Every time we go to our old hometown, we come back laden with the best of organic fruits and vegetables. It isn’t that we buy so much produce. Most of them are gifted by family and other relatives. And we love to stop at wayside stalls where people put up their backyard garden produce for sale. And buying such produce is also helping small growers. This time the haul included multi-coloured corn, colocasia, pineapples, Burmese grapes, yard long beans, banana blossoms, Burmese grapes, pineapples and jackfruits. Most are distributed again here once we get back home. The joy of sharing goes on…
I kept only a small amount of jackfruit to try out a few recipes and this is one of them. It’s from an old issue (2013) of Good Food India magazine.
100 grams ripe jackfruit (seeds removed)
220 ml milk
100 grams condensed milk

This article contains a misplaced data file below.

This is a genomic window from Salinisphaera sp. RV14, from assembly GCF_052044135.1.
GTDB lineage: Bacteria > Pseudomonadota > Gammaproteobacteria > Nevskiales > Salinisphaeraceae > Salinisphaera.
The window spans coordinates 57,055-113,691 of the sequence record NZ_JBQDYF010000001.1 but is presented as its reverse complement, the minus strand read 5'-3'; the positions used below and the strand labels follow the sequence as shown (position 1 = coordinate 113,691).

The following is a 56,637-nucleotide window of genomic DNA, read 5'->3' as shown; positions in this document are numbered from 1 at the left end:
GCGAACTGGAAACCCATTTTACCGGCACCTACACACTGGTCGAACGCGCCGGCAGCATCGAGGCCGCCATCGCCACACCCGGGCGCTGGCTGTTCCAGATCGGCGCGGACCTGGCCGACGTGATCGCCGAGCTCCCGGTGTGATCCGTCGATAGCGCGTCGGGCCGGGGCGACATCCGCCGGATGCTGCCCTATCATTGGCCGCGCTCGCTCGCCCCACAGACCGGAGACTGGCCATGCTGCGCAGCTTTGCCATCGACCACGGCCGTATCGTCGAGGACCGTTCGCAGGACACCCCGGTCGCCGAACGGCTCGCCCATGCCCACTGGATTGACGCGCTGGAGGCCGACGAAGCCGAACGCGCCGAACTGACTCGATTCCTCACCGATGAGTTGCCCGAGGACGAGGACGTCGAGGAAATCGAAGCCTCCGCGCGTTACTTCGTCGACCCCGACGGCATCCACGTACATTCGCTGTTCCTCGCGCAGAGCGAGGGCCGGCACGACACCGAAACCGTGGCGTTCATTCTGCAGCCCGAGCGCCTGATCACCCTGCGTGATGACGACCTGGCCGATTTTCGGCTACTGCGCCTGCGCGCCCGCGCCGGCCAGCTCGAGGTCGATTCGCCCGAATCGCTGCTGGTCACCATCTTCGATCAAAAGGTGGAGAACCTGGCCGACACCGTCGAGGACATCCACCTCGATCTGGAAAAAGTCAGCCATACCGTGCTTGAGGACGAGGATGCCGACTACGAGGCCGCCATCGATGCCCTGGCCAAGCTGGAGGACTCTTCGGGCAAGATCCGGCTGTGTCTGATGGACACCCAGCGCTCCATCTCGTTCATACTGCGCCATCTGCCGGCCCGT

A pinch of saffron
30 grams sugar
10 grams cornflour
2 tablespoons pistachio, chopped
Puree half of the jackfruit and mash the other half. Set aside.
Put 200 ml milk and the condensed milk in a pan and let it come to a boil. Once it reaches boiling point, reduce the flame, let it simmer and add the saffron, sugar and the jackfruit puree. Cook for about 10 minutes.
Take the rest of the milk and mix the cornflour. Add this to the pan. Let it cook for 4-5 minutes and switch off the flame. Add the chopped pistachios and the chopped jackfruit. Mix well.
Let the mixture cool for about 20 minutes. Pour into kulfi moulds and freeze overnight.
To serve, warm some water in a pan. Place the moulds in the water for 10-15 seconds and take out. The kulfi will slide out easily. Serve immediately.
When I tasted the mixture, I thought it was a little too sweet. But once the kulfi was ready, I tasted and found the sweetness to be just right. Mine wasn’t as firm so I had to be fast with the pictures.:)
As for the seeds, they go into so many other ways of cooking. One of my favourites during this season is a mix of pumpkin shoots, leaves and jackfruit seeds. These are cooked with minimal spices and with very little gravy. A good accompaniment to rice, dal, and chutney or pickles.